Is there a limit on the number of facets that we can create in Algolia?

In my current project there are many attributes (approx. 290) which have to be configured as facets for users to be able to refine their search results. I wanted to know if there is any limit on the number of facets that can be configured in Algolia.

Thanks in advance.

Hi @tina.oswal

There is a limit of 64 searchable attributes (where we index the face values). There is not currently a hard limit non-searchable facets, but anecdotally we’ve heard of occasional strangeness displaying facets to the browser when you get above 100. You will also see longer indexing times with a large number of facets.

As a general rule we encourage building your indexes in a way that allows you to minimize the amount of data to what is needed for search context. 290 is a lot of individual interactions to expect of your users. Could it make more sense to split it into several more contextual indexes?

Thanks @chuck.meyer for your response.
We have a product catalog. We have 3 levels of categories. There are 45 level 0 categories and each level 0 has further level 1 and level 2. WHile some facets may be common across categories, there are many facets which are specific to category. Our index is designed to hold the products from all categories and that is the reason that we are having 290+ attributes as facets. But at any point in time, not all of these facets will be applicable because facets will be category specific. On an average a category may have min.5 to max 30 facets, is what I can say.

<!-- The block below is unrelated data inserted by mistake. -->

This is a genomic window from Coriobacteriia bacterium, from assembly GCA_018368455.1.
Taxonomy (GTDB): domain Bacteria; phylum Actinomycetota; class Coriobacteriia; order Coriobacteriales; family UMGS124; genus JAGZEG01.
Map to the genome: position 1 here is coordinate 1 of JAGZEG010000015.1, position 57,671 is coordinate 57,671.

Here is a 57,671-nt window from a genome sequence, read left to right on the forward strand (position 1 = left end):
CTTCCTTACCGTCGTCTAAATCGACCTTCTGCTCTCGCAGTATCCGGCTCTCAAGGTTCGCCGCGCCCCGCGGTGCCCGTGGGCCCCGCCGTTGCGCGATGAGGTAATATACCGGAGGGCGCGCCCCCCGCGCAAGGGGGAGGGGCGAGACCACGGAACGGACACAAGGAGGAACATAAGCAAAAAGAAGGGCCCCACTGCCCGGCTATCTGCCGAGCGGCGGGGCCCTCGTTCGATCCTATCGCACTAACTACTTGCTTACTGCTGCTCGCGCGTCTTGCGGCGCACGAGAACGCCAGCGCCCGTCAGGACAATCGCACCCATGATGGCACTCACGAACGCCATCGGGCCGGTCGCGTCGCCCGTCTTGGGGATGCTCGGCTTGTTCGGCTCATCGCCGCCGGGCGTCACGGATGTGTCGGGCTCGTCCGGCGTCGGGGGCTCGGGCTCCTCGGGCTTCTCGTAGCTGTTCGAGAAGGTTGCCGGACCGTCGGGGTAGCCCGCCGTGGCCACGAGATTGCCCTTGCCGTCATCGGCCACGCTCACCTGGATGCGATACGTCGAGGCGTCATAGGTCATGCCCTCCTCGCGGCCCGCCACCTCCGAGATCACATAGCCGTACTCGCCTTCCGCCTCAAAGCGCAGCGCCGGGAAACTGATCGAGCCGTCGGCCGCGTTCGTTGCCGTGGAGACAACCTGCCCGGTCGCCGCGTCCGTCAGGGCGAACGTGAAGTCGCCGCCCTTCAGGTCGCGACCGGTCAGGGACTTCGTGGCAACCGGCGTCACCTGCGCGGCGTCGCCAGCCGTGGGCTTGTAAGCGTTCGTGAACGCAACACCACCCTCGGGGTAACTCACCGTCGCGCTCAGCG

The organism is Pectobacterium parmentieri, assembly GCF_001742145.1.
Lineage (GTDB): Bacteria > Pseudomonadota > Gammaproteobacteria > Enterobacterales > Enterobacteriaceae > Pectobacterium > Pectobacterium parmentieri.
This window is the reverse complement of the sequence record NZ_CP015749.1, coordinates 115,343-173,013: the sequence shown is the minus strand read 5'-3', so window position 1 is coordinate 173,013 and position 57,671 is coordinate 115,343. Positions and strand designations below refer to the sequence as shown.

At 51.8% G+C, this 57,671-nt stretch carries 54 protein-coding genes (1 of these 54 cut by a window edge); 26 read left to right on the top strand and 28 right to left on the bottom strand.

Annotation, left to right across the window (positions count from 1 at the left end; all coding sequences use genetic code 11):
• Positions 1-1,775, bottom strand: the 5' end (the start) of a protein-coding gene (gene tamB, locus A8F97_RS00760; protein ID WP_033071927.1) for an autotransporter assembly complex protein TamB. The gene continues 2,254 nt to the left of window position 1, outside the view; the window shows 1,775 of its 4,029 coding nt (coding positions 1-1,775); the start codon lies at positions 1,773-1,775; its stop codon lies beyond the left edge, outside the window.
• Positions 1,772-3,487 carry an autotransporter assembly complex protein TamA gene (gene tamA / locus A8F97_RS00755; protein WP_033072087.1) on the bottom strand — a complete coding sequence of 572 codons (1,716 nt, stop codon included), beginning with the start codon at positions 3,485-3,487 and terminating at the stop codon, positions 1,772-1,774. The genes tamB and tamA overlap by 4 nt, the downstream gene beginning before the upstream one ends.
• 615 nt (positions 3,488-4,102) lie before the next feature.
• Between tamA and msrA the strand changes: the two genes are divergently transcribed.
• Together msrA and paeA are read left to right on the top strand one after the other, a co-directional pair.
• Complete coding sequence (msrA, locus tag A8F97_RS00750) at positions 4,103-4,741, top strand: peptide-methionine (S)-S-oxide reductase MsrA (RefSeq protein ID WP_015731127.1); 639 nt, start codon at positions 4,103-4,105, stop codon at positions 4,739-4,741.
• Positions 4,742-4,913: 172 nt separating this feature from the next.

So with this design, will there still be an issue due to the large number of facets or any performance issues during indexing?


From our perspective that is definitely a high level of facets. I’ve seen other customers raise concern when they go above 200. It will have an impact on indexing times but I can’t say how much.

As I mentioned we don’t have an upper bound on facets, besides the “searchable” facets, so the best I can say is “try it and see if the indexing lag is acceptable”.

If it’s not, anything you can do to reduce this number will lower indexing time.

Would it make sense to have an index for each toplevel or a group of toplevels?
So customer first selects category group before getting the category(-group) specific facets?

I was thinking of either having one index for each category or grouping categories alphabetically for each index. For browse/navigation scenarios where user would navigate from top navigation to any category, this would work.
For search scenarios,

  1. will this need like a federated search or querying all the indices whenever a search happens?
  2. How will the relevance work? I mean will Algolia show the records from all the indices together based on relevance or will that be left to us to rank them?


Sorry, I’m just a (new) user, bringing my uninformed ideas to the discussion.

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Love to see other community members chiming in @leifnel – thanks for stepping up!

@tina.oswal – yes, if you do a mutli-index approach it would have to federated and each category would have its own section of results, ranked separately. So the down side is you no longer have a single, ranked result set. But the upside is you aren’t exposing 200+ facet controls to the end user. It’s hard to recommend one approach over the other without understanding the discovery flow your customers are use to.